Gov. Walker gives budget proposal
Property taxes would drop slightly under the budget delivered by Governor Scott Walker. Based on what he said Tuesday night, settling the long dispute over school accountability appears far from getting settled.
The Governor talked about a plan giving parents more information on school performance. That is something that is already addressed in two separate legislative bills. Senate Majority Leader Scott Fitzgerald said he thinks Walker is trying to push the legislature to work together by including this in his budget.
“It sends a signal to the legislature that we probably need to come together and either address this directly in the budget, or come together to work toward getting one bill in place.” Fitzgerald said.
The education talk didn't stop there.
\"Today, I am excited to announce our plans to lift the cap on vouchers so more families, like Dina's, can have the choice to find the best school for their children.\" Walker said from the podium in the State Assembly Tuesday night.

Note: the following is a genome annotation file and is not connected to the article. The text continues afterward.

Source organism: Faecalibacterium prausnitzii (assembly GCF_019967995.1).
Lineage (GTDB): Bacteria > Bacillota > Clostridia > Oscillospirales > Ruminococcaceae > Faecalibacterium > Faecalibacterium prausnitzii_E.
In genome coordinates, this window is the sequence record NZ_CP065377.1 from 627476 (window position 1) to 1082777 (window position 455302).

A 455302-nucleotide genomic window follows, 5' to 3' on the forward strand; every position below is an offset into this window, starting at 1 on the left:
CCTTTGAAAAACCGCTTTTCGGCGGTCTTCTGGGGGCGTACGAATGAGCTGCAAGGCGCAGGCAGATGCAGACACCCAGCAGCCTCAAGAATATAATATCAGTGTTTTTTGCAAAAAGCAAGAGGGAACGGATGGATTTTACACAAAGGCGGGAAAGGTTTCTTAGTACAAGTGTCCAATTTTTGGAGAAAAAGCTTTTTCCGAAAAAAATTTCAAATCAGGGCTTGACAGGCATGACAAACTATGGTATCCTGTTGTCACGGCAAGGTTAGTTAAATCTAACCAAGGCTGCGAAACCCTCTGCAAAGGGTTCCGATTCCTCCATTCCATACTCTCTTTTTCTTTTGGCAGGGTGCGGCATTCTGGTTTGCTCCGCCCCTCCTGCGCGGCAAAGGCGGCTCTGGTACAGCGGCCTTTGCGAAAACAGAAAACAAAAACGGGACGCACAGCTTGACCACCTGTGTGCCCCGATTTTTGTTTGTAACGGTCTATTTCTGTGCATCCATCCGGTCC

He rolled out the plan to expand the voucher school program statewide.
\"Overall, we want to provide the best education possible for every child in this state.\" Walker said.
State Superintendent Tony Evers said this isn't a good plan. “There will be less money available for public schools. It's pretty simple.\" Evers said.
“Taxpayers are subsidizing private school tuition when we're not making the investment in the vast majority of children who are in our public schools. It makes no sense.\" said Representative Chris Taylor (D-Madison).
Proposed changes will also impact higher education. The University of Wisconsin system would have more freedom to manage itself, but the trade off is a $300-million cut in state funding. That's in addition to continuing a tuition freeze at each campus.
\"I ask the legislature to give our bold reform idea a serious look. As the father of a UW student, i have a real interest in the success of our state system and I believe this will make the University of Wisconsin stronger in the years to come.\" Walker said.
One of the most controversial proposals may be Walker's proposed plan to drug test people getting state aid. \"The next step is to require able-bodied adults without children to pass a drug test in order to get a welfare check. For those who fail, we will provide treatment, so we can help them get off of drugs.\" Walker said. If they fail again after, they would lose benefits.